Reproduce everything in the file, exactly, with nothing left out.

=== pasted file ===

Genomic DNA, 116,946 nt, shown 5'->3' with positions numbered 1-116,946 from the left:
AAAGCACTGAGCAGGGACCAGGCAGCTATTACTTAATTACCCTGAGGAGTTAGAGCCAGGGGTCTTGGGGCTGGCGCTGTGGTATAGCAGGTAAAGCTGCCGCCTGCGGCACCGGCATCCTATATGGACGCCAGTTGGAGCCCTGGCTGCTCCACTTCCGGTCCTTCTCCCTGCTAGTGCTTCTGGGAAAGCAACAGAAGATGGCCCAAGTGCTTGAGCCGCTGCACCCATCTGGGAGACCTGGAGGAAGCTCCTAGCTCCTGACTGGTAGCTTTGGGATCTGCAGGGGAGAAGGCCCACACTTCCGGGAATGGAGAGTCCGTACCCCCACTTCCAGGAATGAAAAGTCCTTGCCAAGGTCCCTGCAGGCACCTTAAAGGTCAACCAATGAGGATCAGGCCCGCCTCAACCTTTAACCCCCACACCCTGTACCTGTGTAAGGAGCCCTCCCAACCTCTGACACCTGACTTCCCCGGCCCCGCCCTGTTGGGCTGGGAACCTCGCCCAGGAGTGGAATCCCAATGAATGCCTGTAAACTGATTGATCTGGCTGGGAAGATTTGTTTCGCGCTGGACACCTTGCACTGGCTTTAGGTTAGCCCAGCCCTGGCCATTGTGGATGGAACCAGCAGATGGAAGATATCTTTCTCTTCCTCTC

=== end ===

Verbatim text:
Genomic DNA, 116,946 nt, shown 5'->3' with positions numbered 1-116,946 from the left:
AAAGCACTGAGCAGGGACCAGGCAGCTATTACTTAATTACCCTGAGGAGTTAGAGCCAGGGGTCTTGGGGCTGGCGCTGTGGTATAGCAGGTAAAGCTGCCGCCTGCGGCACCGGCATCCTATATGGACGCCAGTTGGAGCCCTGGCTGCTCCACTTCCGGTCCTTCTCCCTGCTAGTGCTTCTGGGAAAGCAACAGAAGATGGCCCAAGTGCTTGAGCCGCTGCACCCATCTGGGAGACCTGGAGGAAGCTCCTAGCTCCTGACTGGTAGCTTTGGGATCTGCAGGGGAGAAGGCCCACACTTCCGGGAATGGAGAGTCCGTACCCCCACTTCCAGGAATGAAAAGTCCTTGCCAAGGTCCCTGCAGGCACCTTAAAGGTCAACCAATGAGGATCAGGCCCGCCTCAACCTTTAACCCCCACACCCTGTACCTGTGTAAGGAGCCCTCCCAACCTCTGACACCTGACTTCCCCGGCCCCGCCCTGTTGGGCTGGGAACCTCGCCCAGGAGTGGAATCCCAATGAATGCCTGTAAACTGATTGATCTGGCTGGGAAGATTTGTTTCGCGCTGGACACCTTGCACTGGCTTTAGGTTAGCCCAGCCCTGGCCATTGTGGATGGAACCAGCAGATGGAAGATATCTTTCTCTTCCTCTC